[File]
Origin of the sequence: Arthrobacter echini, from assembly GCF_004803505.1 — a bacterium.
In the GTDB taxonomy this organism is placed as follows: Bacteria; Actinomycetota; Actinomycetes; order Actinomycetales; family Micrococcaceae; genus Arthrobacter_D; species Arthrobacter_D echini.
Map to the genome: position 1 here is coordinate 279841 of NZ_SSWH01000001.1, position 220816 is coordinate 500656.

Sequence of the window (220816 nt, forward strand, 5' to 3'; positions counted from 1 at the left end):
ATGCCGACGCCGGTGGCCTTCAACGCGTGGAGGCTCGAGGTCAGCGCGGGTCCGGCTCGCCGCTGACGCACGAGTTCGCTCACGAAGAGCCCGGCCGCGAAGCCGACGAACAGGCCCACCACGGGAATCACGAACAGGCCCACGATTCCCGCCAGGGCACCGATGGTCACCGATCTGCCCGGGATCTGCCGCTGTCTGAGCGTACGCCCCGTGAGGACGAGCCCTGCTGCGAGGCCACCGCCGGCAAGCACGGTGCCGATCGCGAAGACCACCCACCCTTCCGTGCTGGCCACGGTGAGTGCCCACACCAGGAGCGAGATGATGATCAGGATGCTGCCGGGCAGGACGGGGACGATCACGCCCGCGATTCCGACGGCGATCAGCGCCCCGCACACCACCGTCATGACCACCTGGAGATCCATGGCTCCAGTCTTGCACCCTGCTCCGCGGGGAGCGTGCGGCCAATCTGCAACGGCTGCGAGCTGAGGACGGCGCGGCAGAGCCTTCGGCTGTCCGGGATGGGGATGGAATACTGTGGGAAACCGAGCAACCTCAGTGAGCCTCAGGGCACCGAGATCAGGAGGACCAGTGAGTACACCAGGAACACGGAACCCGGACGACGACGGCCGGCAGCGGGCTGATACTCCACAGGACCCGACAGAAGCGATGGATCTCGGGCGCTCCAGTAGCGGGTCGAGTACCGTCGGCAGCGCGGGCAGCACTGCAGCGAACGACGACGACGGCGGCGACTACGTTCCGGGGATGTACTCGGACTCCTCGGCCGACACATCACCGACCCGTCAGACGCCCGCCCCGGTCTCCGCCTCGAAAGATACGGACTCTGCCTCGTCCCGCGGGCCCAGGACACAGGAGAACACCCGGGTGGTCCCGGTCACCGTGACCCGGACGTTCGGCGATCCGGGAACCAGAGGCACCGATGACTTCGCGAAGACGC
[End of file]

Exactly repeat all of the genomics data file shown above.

Origin of the sequence: Arthrobacter echini, from assembly GCF_004803505.1 — a bacterium.
In the GTDB taxonomy this organism is placed as follows: Bacteria; Actinomycetota; Actinomycetes; order Actinomycetales; family Micrococcaceae; genus Arthrobacter_D; species Arthrobacter_D echini.
Map to the genome: position 1 here is coordinate 279841 of NZ_SSWH01000001.1, position 220816 is coordinate 500656.

Sequence of the window (220816 nt, forward strand, 5' to 3'; positions counted from 1 at the left end):
ATGCCGACGCCGGTGGCCTTCAACGCGTGGAGGCTCGAGGTCAGCGCGGGTCCGGCTCGCCGCTGACGCACGAGTTCGCTCACGAAGAGCCCGGCCGCGAAGCCGACGAACAGGCCCACCACGGGAATCACGAACAGGCCCACGATTCCCGCCAGGGCACCGATGGTCACCGATCTGCCCGGGATCTGCCGCTGTCTGAGCGTACGCCCCGTGAGGACGAGCCCTGCTGCGAGGCCACCGCCGGCAAGCACGGTGCCGATCGCGAAGACCACCCACCCTTCCGTGCTGGCCACGGTGAGTGCCCACACCAGGAGCGAGATGATGATCAGGATGCTGCCGGGCAGGACGGGGACGATCACGCCCGCGATTCCGACGGCGATCAGCGCCCCGCACACCACCGTCATGACCACCTGGAGATCCATGGCTCCAGTCTTGCACCCTGCTCCGCGGGGAGCGTGCGGCCAATCTGCAACGGCTGCGAGCTGAGGACGGCGCGGCAGAGCCTTCGGCTGTCCGGGATGGGGATGGAATACTGTGGGAAACCGAGCAACCTCAGTGAGCCTCAGGGCACCGAGATCAGGAGGACCAGTGAGTACACCAGGAACACGGAACCCGGACGACGACGGCCGGCAGCGGGCTGATACTCCACAGGACCCGACAGAAGCGATGGATCTCGGGCGCTCCAGTAGCGGGTCGAGTACCGTCGGCAGCGCGGGCAGCACTGCAGCGAACGACGACGACGGCGGCGACTACGTTCCGGGGATGTACTCGGACTCCTCGGCCGACACATCACCGACCCGTCAGACGCCCGCCCCGGTCTCCGCCTCGAAAGATACGGACTCTGCCTCGTCCCGCGGGCCCAGGACACAGGAGAACACCCGGGTGGTCCCGGTCACCGTGACCCGGACGTTCGGCGATCCGGGAACCAGAGGCACCGATGACTTCGCGAAGACGC